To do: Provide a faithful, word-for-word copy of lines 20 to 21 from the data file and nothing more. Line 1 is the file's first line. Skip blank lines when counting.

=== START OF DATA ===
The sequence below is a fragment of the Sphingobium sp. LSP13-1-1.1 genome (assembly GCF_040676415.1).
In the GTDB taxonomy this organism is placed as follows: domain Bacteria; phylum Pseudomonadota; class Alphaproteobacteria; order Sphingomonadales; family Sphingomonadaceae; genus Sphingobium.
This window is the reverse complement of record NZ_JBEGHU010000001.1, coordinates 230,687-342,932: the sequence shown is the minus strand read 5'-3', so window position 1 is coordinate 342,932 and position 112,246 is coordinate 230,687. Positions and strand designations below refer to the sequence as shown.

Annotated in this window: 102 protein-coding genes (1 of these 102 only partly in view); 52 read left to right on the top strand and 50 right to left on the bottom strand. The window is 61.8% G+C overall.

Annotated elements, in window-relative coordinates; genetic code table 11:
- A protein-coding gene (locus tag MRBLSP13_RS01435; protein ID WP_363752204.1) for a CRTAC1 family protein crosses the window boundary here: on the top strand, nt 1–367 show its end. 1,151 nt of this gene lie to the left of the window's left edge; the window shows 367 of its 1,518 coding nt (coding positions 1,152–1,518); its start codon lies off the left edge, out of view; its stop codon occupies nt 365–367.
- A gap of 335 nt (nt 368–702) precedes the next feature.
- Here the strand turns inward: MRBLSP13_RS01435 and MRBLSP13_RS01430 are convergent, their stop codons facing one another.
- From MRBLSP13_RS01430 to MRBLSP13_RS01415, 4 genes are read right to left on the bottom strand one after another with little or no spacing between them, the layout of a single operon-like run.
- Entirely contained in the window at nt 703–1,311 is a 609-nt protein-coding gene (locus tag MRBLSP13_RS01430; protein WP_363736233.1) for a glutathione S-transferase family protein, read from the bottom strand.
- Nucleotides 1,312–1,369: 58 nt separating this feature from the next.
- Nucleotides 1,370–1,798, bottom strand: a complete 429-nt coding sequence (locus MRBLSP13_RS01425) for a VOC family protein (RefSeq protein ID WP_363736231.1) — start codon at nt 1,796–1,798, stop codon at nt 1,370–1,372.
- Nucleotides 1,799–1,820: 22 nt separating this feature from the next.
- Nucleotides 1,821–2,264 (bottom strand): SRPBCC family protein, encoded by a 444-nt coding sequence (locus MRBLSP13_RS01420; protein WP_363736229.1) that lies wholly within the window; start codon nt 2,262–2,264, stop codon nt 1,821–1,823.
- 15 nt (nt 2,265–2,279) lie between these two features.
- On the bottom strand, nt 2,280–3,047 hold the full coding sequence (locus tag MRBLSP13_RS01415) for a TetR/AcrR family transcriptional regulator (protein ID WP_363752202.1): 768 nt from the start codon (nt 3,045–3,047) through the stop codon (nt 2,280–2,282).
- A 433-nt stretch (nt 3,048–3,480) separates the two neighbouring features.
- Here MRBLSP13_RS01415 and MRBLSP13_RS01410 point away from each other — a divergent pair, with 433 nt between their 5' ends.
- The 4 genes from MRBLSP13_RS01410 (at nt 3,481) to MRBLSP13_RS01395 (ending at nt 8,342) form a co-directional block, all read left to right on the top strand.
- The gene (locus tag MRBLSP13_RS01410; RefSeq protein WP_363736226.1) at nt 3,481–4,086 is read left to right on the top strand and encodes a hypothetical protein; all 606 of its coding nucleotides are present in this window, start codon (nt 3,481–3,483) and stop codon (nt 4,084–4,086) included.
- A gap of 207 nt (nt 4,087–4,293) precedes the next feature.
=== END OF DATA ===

- The gene (locus tag MRBLSP13_RS01410; RefSeq protein WP_363736226.1) at nt 3,481–4,086 is read left to right on the top strand and encodes a hypothetical protein; all 606 of its coding nucleotides are present in this window, start codon (nt 3,481–3,483) and stop codon (nt 4,084–4,086) included.
- A gap of 207 nt (nt 4,087–4,293) precedes the next feature.